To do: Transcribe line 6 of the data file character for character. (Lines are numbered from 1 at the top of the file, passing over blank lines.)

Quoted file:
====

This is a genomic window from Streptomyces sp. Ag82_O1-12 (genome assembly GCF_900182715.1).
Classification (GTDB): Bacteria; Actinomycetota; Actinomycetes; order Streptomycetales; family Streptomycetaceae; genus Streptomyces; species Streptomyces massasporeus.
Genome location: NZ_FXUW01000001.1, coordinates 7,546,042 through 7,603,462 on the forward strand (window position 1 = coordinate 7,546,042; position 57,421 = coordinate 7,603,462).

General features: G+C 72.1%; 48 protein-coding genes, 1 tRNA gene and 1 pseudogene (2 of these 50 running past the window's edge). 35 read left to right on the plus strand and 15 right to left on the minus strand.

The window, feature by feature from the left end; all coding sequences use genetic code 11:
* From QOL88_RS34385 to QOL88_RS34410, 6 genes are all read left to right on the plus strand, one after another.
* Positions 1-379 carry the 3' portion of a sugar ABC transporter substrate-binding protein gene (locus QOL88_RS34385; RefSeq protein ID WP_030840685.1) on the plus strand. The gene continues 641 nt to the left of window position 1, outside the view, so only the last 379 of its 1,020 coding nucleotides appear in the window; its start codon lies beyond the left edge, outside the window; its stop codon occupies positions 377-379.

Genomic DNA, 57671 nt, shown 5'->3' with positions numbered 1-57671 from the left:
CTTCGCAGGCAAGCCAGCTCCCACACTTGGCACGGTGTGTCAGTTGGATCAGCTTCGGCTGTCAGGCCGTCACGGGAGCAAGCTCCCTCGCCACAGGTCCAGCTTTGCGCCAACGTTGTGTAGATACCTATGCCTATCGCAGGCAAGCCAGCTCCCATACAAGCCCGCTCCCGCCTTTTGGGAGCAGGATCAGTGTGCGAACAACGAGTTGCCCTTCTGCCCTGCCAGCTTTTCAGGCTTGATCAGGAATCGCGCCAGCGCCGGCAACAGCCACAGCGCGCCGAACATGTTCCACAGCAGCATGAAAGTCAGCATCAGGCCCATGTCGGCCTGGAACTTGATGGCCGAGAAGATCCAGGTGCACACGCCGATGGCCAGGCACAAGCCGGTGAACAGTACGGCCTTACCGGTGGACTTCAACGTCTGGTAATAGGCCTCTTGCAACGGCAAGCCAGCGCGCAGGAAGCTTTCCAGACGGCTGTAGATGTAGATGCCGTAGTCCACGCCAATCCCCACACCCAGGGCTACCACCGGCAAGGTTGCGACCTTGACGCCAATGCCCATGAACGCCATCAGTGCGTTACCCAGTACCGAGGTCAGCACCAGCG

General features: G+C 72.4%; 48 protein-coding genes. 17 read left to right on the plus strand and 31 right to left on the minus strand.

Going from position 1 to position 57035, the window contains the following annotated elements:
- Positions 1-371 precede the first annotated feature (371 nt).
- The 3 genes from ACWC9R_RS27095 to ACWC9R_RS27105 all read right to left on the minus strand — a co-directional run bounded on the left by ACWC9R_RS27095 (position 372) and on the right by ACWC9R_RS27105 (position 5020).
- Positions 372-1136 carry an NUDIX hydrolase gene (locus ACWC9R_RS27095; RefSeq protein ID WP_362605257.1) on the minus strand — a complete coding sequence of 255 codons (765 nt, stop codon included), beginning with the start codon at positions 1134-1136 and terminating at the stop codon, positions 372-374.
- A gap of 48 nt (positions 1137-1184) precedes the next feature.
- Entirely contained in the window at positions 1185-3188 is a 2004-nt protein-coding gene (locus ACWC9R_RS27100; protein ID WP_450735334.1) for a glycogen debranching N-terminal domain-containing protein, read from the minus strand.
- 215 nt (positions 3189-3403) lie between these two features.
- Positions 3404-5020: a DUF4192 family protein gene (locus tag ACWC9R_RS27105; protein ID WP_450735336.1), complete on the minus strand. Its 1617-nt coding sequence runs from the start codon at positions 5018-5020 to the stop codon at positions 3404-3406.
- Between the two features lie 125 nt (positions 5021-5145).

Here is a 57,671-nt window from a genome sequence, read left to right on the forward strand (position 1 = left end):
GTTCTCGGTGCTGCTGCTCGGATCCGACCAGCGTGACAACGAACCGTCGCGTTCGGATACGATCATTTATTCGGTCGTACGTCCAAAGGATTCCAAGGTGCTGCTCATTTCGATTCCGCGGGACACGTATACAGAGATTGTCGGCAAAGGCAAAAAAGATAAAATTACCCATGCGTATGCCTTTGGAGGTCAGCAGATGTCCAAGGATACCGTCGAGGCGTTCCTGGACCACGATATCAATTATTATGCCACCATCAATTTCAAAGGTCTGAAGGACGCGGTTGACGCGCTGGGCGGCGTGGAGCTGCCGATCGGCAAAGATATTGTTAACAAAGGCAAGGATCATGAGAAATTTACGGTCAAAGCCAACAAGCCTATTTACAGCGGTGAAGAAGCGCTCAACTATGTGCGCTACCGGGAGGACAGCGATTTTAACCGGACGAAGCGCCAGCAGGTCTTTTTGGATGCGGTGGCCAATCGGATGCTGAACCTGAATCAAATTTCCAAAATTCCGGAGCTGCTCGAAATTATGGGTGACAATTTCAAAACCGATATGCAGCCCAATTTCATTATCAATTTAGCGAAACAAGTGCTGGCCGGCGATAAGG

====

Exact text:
* From QOL88_RS34385 to QOL88_RS34410, 6 genes are all read left to right on the plus strand, one after another.